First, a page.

Massive abstention but less than in 2017
Turnout was low: 46.23%. More than half of the French population (53.77%) chose not to vote. This abstention rate is 1.51 points higher than that measured in the first round of voting (52.49%). This figure confirms a trend that has emerged since 2002: namely an increase in abstention between the two rounds of the legislative elections. However, it is 3.36 points less than in the second round of the 2017 legislative elections, which recorded the highest abstention rate since 1958. Five years ago, 57.36% of voters stayed away from the polls.
Results of the second round of the legislative elections of 19 June 2022 in France
Source : https://www.resultats-elections.interieur.gouv.fr/legislatives-2022/FE.html
Which reshuffle and which policy?
Several key figures from the presidential majority were badly beaten in the poll. The outgoing president of the National Assembly, Richard Ferrand, was defeated in his stronghold in Brittany, as was the president of the parliamentary group of LREM deputies, Christophe Castaner, former Home Affairs Minister, in the Alps and that of the MODEM group, Patrick Mignola, in Savoie.
Several ministers, including Amélie de Montchalin (Minister of Ecological Transition), Brigitte Bourguignon (Minister of Health) and Justine Benin (Secretary of State for the Maritime Affairs), were also defeated and will have to leave the government according to the unwritten rule that a defeated minister is fired ipso facto from the government.
A major reshuffle - and not just a technical one - is necessary given the "earthquake", the "disavowal", the "slap in the face" that the French - those who did vote - wanted to give to the President's party.
Indeed, there is now the question of a change of Prime Minister. It is true that Elisabeth Borne, who has been in office since 16 May and who was running in an election for the first time, won in Normandy. But the weak result of the majority will force her to make a number of political contortions of which it is not sure that she is capable in the face of an opposition that promises to be thunderous and feverish both on the left (LFI) and the right (RN) in the hemicycle.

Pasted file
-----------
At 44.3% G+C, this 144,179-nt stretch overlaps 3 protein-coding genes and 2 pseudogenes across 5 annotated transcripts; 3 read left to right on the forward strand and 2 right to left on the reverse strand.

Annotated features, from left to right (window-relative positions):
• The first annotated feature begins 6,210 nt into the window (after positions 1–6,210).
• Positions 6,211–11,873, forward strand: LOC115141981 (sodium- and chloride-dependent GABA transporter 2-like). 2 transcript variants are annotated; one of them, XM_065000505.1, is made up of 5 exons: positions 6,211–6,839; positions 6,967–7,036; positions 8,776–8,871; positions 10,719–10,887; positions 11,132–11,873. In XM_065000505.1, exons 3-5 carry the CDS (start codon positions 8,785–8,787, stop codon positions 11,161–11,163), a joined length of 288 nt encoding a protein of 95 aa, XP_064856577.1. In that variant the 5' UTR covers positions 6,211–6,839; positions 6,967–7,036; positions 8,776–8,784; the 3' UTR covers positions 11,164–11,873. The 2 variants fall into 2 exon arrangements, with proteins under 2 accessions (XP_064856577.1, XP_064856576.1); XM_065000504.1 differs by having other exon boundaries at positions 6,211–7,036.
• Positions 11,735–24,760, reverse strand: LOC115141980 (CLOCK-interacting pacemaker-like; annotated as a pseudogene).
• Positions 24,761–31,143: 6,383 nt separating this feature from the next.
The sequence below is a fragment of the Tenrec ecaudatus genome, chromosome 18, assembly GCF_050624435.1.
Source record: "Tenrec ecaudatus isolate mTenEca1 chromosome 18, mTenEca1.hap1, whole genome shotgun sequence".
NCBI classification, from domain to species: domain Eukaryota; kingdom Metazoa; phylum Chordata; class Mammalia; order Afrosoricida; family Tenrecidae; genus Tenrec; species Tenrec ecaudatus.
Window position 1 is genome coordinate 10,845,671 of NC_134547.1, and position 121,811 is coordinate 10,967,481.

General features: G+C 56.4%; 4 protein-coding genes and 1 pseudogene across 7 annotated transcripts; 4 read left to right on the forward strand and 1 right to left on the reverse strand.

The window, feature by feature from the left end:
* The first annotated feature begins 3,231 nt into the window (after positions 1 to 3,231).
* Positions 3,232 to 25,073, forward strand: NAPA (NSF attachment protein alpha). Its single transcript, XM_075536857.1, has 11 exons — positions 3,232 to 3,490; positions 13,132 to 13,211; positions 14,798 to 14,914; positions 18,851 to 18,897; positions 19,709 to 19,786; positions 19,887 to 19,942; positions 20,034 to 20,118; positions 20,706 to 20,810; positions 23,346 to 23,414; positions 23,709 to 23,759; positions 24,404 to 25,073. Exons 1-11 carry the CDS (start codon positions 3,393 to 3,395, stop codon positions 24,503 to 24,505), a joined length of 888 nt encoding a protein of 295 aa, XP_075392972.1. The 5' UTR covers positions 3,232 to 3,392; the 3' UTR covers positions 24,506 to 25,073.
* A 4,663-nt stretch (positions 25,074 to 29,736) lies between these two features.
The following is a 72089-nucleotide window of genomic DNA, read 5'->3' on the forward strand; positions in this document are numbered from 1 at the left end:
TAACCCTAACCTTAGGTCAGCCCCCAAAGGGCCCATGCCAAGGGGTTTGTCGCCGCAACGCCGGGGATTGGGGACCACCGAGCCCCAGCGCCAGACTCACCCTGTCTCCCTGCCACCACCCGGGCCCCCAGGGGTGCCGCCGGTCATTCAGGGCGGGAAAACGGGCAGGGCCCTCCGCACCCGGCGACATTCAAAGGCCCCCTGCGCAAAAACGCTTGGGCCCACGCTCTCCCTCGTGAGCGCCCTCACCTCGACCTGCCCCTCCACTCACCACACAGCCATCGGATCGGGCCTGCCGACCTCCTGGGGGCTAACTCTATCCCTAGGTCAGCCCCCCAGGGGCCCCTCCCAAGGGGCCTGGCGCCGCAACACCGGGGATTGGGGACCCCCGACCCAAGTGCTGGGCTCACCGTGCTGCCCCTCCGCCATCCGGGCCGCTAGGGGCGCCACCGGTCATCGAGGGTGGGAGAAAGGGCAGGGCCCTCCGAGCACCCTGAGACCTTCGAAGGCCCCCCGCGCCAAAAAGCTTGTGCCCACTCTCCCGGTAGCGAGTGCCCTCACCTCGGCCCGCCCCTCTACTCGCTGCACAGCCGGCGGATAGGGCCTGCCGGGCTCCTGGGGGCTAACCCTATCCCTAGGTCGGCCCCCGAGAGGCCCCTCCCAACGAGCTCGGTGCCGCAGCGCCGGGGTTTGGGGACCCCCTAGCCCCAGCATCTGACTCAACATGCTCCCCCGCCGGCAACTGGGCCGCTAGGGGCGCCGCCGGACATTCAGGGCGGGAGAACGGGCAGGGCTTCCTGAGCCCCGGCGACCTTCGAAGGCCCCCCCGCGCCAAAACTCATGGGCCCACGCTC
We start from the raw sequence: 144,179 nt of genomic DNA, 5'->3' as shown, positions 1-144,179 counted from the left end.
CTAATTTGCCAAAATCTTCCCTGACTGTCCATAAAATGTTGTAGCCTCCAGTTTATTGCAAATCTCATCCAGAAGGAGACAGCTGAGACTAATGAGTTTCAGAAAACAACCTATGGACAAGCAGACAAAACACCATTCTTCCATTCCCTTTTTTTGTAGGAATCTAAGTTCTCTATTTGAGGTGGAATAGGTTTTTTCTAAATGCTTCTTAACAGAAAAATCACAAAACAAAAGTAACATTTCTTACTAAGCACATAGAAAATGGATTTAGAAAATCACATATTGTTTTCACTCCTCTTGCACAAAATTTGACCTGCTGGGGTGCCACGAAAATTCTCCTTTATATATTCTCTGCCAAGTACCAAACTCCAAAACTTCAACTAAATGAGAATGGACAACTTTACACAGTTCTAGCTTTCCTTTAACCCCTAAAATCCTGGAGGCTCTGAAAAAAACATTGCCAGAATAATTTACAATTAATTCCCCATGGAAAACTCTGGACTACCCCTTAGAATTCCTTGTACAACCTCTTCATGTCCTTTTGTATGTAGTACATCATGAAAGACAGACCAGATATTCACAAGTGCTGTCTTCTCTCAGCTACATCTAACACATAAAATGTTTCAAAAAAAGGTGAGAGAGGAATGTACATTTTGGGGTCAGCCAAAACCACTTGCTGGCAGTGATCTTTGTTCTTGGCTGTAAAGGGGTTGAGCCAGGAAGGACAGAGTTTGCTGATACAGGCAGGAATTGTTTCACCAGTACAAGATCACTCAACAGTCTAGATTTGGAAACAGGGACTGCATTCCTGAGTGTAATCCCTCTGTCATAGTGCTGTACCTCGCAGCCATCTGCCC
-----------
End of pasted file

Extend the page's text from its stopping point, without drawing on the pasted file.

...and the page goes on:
The battle for power is expected to be tough; since the President has been defeated, on 28 June an experienced elected official will have to be appointed, one who can control the deputies and prevent the debates from turning into a running battle.
It also promises to be very tough for the composition of the other bodies of the Parliament, and in particular for the chairmanship of the Finance Committee, which since 2007 has traditionally gone to the main opposition group - although this is not an obligation. The RN is already asking for it. The same goes for the posts of vice-presidents in proportion to the groups and the posts of quaestors.
Finally, it promises to be very difficult to achieve the adoption of the many reforms that the country needs.